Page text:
For example, with stress accounting for 37% of all work-related ill health cases and 45% of all working days lost due to ill health, improving employee wellbeing and offering items such as lifestyle support can have a massive impact.
So, is there still a point to salary sacrifice?
Short answer – yes! And we’re not just saying that – there is a very good case for continuing with salary sacrifice even after the rules change.
Not all tax and NI savings are going away
Salary sacrifice as we know it is not going away completely. For some of the most commonly used arrangements – pensions, childcare vouchers and cycle-to-work, as well as the environmentally minded ULE cars, it’s all business as usual for the foreseeable future, with no plans to change.
Changes don’t begin until April 2017 – and that’s just for new programs. Existing schemes will be affected in April 2018 – so it will be possible to run a 12-month program with full tax and NI benefit, provided it is launched before the end of March 2017.
A number of essentials, including non-ULE cars, accommodations and school fees will also be exempt until April 2021 – so in this case, it’s an extra four years of savings.
Ask yourself – would you, and your employees, rather save for one to four more years before having to stop, or make no savings at all? We’re fairly confident most would pick the former over the latter.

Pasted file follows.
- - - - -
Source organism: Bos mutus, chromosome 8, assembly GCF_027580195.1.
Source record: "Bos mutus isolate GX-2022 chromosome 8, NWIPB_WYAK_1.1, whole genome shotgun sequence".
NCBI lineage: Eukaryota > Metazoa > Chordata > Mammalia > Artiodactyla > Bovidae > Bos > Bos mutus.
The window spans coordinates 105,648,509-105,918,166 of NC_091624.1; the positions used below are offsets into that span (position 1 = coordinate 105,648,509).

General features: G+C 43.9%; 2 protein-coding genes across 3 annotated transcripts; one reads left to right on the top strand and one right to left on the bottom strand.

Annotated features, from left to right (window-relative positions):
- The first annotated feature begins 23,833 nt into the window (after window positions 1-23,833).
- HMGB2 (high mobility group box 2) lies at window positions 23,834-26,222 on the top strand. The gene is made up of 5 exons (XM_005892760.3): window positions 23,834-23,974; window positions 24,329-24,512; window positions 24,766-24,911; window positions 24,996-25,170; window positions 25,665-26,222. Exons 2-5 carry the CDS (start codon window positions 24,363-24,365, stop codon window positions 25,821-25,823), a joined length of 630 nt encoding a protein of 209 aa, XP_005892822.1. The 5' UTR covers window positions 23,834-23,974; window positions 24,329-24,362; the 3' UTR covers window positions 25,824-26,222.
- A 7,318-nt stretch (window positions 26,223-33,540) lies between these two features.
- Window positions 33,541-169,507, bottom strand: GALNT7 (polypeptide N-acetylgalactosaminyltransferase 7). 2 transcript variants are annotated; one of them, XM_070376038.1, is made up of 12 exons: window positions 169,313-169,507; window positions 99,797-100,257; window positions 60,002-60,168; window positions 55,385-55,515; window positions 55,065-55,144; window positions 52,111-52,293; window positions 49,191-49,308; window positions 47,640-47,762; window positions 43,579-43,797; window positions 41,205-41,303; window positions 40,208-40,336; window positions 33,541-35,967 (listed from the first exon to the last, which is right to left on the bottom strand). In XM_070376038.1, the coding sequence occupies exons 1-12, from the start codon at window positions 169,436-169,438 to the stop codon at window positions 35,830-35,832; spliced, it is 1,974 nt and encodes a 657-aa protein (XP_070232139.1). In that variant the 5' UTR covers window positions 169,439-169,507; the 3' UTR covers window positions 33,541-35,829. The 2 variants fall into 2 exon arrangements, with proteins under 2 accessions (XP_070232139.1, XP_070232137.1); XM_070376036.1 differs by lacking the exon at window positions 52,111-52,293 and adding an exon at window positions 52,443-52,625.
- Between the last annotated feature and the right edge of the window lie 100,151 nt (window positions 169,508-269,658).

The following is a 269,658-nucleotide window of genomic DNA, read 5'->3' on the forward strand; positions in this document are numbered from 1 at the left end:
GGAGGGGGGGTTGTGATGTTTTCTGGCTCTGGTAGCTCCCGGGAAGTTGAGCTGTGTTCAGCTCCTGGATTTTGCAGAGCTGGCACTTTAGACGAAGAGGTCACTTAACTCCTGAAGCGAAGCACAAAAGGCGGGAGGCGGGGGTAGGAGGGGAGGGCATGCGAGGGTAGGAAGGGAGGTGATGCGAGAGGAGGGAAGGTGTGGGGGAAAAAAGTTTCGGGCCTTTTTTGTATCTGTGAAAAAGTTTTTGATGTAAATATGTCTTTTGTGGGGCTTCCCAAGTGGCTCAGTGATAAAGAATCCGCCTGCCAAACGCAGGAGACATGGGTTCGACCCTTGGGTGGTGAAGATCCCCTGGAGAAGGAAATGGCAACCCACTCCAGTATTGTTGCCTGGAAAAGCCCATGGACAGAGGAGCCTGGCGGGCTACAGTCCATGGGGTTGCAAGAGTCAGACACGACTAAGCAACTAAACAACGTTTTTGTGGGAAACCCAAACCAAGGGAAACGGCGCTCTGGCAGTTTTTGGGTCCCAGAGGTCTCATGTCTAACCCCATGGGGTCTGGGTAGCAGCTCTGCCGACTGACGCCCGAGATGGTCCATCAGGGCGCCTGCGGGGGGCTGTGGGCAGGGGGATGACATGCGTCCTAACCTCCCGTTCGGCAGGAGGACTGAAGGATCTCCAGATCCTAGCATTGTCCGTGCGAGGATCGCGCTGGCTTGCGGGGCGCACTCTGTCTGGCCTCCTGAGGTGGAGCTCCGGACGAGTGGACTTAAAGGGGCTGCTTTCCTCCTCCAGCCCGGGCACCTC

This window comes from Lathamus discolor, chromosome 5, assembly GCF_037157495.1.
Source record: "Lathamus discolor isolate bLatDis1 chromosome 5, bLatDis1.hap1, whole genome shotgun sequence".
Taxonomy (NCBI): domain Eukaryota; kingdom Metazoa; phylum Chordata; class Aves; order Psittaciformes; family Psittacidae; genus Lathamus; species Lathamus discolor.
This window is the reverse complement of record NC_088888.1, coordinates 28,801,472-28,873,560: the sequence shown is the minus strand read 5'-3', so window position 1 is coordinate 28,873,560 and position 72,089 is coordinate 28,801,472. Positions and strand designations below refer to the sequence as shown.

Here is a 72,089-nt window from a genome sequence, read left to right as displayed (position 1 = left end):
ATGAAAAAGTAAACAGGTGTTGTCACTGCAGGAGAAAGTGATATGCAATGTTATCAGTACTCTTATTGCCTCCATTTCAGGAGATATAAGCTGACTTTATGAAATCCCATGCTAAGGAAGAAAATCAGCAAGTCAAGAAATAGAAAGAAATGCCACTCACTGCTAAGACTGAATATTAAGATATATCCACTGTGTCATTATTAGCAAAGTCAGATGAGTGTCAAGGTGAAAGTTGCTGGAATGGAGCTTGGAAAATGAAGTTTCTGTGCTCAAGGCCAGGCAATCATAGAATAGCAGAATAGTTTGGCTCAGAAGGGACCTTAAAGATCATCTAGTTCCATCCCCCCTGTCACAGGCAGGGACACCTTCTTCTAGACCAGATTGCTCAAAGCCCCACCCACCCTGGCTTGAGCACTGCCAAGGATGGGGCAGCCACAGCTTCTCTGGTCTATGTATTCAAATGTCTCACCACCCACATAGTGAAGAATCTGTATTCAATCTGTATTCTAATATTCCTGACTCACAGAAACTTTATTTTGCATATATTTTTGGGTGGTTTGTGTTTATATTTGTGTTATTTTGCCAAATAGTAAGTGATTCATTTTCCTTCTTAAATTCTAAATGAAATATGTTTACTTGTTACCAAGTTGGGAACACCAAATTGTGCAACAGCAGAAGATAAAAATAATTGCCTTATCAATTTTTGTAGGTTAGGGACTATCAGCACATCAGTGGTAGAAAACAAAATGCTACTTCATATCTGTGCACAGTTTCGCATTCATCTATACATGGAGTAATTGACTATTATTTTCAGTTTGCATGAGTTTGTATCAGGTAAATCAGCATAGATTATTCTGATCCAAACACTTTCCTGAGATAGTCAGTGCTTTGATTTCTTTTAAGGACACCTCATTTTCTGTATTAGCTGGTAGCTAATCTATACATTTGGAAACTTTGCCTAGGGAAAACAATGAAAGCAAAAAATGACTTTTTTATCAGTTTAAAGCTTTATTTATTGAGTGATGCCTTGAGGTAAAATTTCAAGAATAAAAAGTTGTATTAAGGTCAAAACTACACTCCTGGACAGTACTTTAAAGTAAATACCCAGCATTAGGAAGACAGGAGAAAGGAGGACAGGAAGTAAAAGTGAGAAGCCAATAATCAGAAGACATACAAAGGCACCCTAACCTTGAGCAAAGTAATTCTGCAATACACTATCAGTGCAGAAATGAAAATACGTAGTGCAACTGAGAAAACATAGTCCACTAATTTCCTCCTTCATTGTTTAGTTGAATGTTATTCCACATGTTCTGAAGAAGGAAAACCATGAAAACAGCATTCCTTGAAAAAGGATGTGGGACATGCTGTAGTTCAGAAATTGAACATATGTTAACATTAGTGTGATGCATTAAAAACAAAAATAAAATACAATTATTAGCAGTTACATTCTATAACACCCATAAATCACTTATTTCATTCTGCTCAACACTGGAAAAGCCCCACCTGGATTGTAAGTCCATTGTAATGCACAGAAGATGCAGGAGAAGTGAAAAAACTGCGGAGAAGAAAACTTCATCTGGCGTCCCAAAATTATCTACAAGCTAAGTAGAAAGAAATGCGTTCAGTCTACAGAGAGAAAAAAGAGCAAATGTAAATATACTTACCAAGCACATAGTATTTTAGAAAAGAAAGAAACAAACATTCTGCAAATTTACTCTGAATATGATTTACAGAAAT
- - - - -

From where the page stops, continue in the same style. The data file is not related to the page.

Salary sacrifice benefits should be about more than money
The tax and NI savings for many programs may eventually be disappearing, but organisations are by no means banned from offering them to employees – the sacrificed amount will simply be taken out after tax.
This will continue to help many families to manage their budget a bit more easily, with one less direct debit or bill to take care of (and no chance of running out of funds before these essentials are covered).
Think, also, about spreading monthly costs – many employees struggle with big annual lump sums for season tickets, instead paying smaller amounts each month that add up to more overall. Salary sacrifice can still help by purchasing the annual ticket upfront and passing on smaller monthly repayments.
But employee benefits shouldn’t be viewed solely as a way to save money – they are investments in the health, wellbeing, loyalty, happiness and motivation of your staff.
Particularly in times of financial hardship, health and lifestyle benefits can help your employees access services they may otherwise be unaware of, or unable to afford, thanks to corporate deals that organisations will most likely still be able to access.
Offering lifestyle benefits without tax and NI savings will incur costs, but can also offer savings for employees and provide support with a net value far in excess of those costs. Providing these benefits show that you care about your employees’ wellbeing – that you are actively thinking about ways in which you can support them.
We’re here to help
As a provider, our focus is now on three things:
- Helping you to make the most of the existing rules before they change.
- Easing any administrative burdens that will come with these changes.
- Developing innovative ways for our clients to deliver attractive and exciting benefits to their workforces through an alternative mechanism.
We look forward to working with businesses to establish a sustainable method of funding these important schemes, which can continue to improve the day-to-day lives of employees. We’re focused on developing a number of innovative and exciting salary deduction programmes in the future, to continue supporting the UK’s employers – and their staff.